Mr. Wade Reynolds, Software Architect, Engineer and Guitar-Dude
Wade A. Reynolds

Data center dos and don'ts: Virtualization

By MiMi Yeh, Assistant Editor
24 Apr 2006 |

This interview was originally published by Tech Target and is available online at,289142,sid39_gci1182972,00.html.

Does server virtualization leave you scratching your head? If so, authors Wade Reynolds and David Marshall are here to the rescue! Drawing from their own experiences with server virtualization, Reynolds and Marshall, authors of Advanced Server Virtualization: VMware and Microsoft Platforms in the Virtual Data Center, share their best picks for deploying and managing of virtualized machines. They also offer pointers on how to assess the scalability of virtualization products, where best to use them and how to secure them within a network.

When is virtualization the best option for server consolidation?

Wade Reynolds: We believe that software-based virtualization technology is the most cost-effective and flexible option available for server consolidation. As the technology matures and more standards are adopted, especially in the areas of APIs and virtual disk formats, barriers between the different virtualization platforms are being dismantled. Virtualized servers are less likely to be subjected to vendor lock-in relative to a blade or physical partitioning solution.

Through encapsulation, virtual machines (VMs) can be easily moved from host to host as needed, allowing you to take advantage of new server hardware without disrupting services. The best candidates for software-based virtualization server consolidation are under-utilized physical servers whose performance will not be impacted by running in a VM.

David Marshall: Consolidation was the early war cry from those of us in the virtualization business. But virtualization offers so much more than just server consolidation. Companies are only now realizing all the problems virtualization can solve. Areas such as business continuity (disaster recovery and high availability) and on-demand servers (for development and testing) are starting to get more attention in the marketplace, from end users as well as third-party software manufacturers. These solutions are going to continue to get more and more inventive.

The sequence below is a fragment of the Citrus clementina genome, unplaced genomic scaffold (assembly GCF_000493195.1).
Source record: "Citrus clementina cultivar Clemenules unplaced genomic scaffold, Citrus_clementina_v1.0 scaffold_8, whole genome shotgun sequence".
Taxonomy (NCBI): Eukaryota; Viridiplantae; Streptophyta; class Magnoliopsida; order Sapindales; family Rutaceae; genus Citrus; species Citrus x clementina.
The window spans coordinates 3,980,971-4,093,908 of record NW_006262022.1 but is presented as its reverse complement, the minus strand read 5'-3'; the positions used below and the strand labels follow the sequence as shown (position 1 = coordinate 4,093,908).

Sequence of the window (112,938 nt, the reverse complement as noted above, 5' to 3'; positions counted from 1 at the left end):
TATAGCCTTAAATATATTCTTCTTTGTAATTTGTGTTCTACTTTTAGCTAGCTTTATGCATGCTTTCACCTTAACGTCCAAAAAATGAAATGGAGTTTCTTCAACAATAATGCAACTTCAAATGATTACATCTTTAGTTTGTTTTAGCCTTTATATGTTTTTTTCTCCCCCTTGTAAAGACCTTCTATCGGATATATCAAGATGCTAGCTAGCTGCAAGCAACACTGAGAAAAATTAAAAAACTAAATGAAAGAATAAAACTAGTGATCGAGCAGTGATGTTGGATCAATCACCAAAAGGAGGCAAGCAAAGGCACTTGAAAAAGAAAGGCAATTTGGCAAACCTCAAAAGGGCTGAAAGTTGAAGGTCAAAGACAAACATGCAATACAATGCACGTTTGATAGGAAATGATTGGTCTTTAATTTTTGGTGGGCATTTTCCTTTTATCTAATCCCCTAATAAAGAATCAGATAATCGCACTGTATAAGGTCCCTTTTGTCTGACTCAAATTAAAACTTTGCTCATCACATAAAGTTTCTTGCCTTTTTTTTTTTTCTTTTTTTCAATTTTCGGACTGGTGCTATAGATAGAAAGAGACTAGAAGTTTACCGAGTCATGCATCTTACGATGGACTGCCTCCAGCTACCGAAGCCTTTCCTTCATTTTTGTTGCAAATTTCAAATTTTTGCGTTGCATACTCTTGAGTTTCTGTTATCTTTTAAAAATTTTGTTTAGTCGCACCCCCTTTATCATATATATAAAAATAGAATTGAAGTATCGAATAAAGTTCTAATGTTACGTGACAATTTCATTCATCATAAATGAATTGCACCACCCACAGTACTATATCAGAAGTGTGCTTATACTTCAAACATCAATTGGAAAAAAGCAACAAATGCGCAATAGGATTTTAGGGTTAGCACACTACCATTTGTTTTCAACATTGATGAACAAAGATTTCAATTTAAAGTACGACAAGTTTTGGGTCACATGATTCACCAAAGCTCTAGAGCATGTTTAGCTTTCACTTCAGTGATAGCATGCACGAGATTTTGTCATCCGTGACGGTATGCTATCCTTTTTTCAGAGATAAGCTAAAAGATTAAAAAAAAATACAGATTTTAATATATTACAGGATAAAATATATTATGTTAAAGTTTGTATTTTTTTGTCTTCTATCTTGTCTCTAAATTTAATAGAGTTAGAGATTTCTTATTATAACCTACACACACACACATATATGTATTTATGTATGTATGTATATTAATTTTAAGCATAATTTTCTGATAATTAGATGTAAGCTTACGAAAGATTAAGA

Are there any areas of an IT environment in which you would hesitate to use virtualization?

Marshall: Graphics-intensive applications are not well suited for today's virtualization environment. Current virtualized video cards cannot handle the requirements of a high-performance graphics adapter. Games, CAD packages and software applications that require three-dimensional graphics are not well suited to a virtualized environment.

We've witnessed mixed results with trying to virtualize high-performance applications such as databases and business intelligence software. These applications require a lot more memory and processor power than today's typical virtual 3.6GB and dual virtual SMP limitations. Although databases can be successfully implemented in virtual machines, serious scalability considerations exist as far as raw computing power available to virtual machines. As the technologies mature, virtual machines will probably become capable of handling larger workloads.

Server applications that require access to hardware, like PCI cards and USB devices, are difficult, if not impossible, to virtualize right now. Unsupported operating systems will also affect decisions about shifting resources from physical hardware to virtual machines.

What advice would you give IT managers as to how to secure their virtual environment?

Marshall: The same security risks and concerns that you face in a physical server or physical data center extend into a virtualized world. A common misconception about a virtual machine is that it is somehow immune to these problems or that the host server will somehow protect it. Virtual machines need to have the same networking concerns addressed and the same virus problems attended to as physical machines. A defensive posture must be taken to prevent spyware and malware from taking over the machine.

One simple piece of advice for locking down your host server: Let your host server be your host server. In other words, don't install any unnecessary applications or operating system components that aren't needed to create a virtualization host server. It will not only be safer but will work and perform at its best when its sole purpose in life is to provide a virtualization platform and nothing else.

Reynolds: More emphasis has to be placed on virtualization host servers from a risk perspective, which directly applies to availability and security. If a virtualization host server is compromised, the potential damages are much higher because many virtual machines providing production-level services may be compromised, taken offline, or worse, destroyed.